Egyptian election Nationwide referendum is the first major test of transition to democracy
CAIRO — Eager for their first taste of a free vote in decades, Egyptians lined up by the hundreds Saturday to vote on constitutional amendments sponsored by the ruling military that critics fear could propel the country’s largest Islamist group to become Egypt’s most dominant political force.
Egyptian officials count votes at a polling station in Cairo, Saturday following a referendum on constitutional amendments. Critics fear if the amendments pass, it could propel the country’s largest Islamist group to become Egypt’s most dominant political force.
The nationwide referendum is the first major test of the country’s transition to democracy after a popular uprising forced longtime leader Hosni Mubarak to step down five weeks ago, handing the reins of power to the military.
Underscoring the tensions beneath the euphoria, however, a crowd of angry men pelted reform campaigner Mohamed ElBaradei and a group of his supporters with rocks, bottles and cans outside a polling center at Cairo’s Mokattam district.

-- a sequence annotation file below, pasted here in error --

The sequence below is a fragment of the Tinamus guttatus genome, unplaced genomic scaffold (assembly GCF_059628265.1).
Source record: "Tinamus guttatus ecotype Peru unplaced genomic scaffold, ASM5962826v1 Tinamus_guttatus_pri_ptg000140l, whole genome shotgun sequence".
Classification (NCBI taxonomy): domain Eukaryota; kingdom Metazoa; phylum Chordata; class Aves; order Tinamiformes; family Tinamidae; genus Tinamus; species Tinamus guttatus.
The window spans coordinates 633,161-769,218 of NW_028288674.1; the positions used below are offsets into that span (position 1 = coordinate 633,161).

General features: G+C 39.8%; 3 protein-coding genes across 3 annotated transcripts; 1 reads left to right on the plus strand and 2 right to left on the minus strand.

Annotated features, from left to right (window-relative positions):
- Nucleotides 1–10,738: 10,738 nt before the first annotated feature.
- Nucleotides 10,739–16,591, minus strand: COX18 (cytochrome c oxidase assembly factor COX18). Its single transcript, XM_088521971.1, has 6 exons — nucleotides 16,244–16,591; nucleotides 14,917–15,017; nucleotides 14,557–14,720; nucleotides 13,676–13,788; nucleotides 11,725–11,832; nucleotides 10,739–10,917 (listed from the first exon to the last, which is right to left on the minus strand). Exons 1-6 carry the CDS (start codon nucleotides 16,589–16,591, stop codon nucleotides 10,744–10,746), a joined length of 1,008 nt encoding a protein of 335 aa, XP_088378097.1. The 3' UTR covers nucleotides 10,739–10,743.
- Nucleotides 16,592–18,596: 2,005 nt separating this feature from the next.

ElBaradei, who also was the former head of the U.N. nuclear watchdog agency, wasn’t injured but was forced to flee in an SUV without casting his ballot. The crowd also smashed the car windows and shouted, “You traitor. We don’t want you.” ElBaradei supporters at the scene countered by chanting“we want you.”
The Nobel laureate later tweeted that “organized thugs” were to blame for the attack. In a second Twitter posting, he said figures from the Mubarak regime were seeking to undermine the revolution, a reference to the uprising that ousted the former leader.
Early signs showed an unusually big turnout, with lines forming before polls opened and snaking along the streets in Cairo and other cities. Men and women stood in separate lines as is customary in the conservative and mainly Muslim nation.
The vote promises to be the freest in Egypt since the 1952 ouster of the monarchy. Egypt has since been ruled by men of military background, with fraud and low turnout defining every nationwide vote.
“This is a historic day for Egypt,” Deputy Prime Minister Yahya al-Gamal said after casting his vote. “I had never seen such large numbers of voters in Egypt. Finally, the people of Egypt have come to realize that their vote counts.”
Voters were asked to choose ’yes’ or ’no’ for the whole package of nine changes.